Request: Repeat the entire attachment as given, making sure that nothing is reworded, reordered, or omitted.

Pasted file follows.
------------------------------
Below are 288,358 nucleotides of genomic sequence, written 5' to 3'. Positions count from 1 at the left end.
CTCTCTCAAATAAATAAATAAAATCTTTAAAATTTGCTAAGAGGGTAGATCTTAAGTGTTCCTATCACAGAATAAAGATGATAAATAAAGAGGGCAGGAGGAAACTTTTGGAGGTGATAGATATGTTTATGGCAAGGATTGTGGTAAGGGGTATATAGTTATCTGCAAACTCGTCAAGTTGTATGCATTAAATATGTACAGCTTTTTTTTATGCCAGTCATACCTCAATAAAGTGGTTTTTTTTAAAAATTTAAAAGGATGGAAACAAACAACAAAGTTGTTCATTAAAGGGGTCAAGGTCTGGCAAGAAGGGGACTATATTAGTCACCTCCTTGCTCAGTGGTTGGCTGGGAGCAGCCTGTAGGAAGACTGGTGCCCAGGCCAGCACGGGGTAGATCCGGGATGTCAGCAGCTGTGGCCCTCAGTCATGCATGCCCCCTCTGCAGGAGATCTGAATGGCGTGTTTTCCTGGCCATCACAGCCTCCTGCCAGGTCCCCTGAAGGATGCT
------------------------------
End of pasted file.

Below are 288,358 nucleotides of genomic sequence, written 5' to 3'. Positions count from 1 at the left end.
CTCTCTCAAATAAATAAATAAAATCTTTAAAATTTGCTAAGAGGGTAGATCTTAAGTGTTCCTATCACAGAATAAAGATGATAAATAAAGAGGGCAGGAGGAAACTTTTGGAGGTGATAGATATGTTTATGGCAAGGATTGTGGTAAGGGGTATATAGTTATCTGCAAACTCGTCAAGTTGTATGCATTAAATATGTACAGCTTTTTTTTATGCCAGTCATACCTCAATAAAGTGGTTTTTTTTAAAAATTTAAAAGGATGGAAACAAACAACAAAGTTGTTCATTAAAGGGGTCAAGGTCTGGCAAGAAGGGGACTATATTAGTCACCTCCTTGCTCAGTGGTTGGCTGGGAGCAGCCTGTAGGAAGACTGGTGCCCAGGCCAGCACGGGGTAGATCCGGGATGTCAGCAGCTGTGGCCCTCAGTCATGCATGCCCCCTCTGCAGGAGATCTGAATGGCGTGTTTTCCTGGCCATCACAGCCTCCTGCCAGGTCCCCTGAAGGATGCT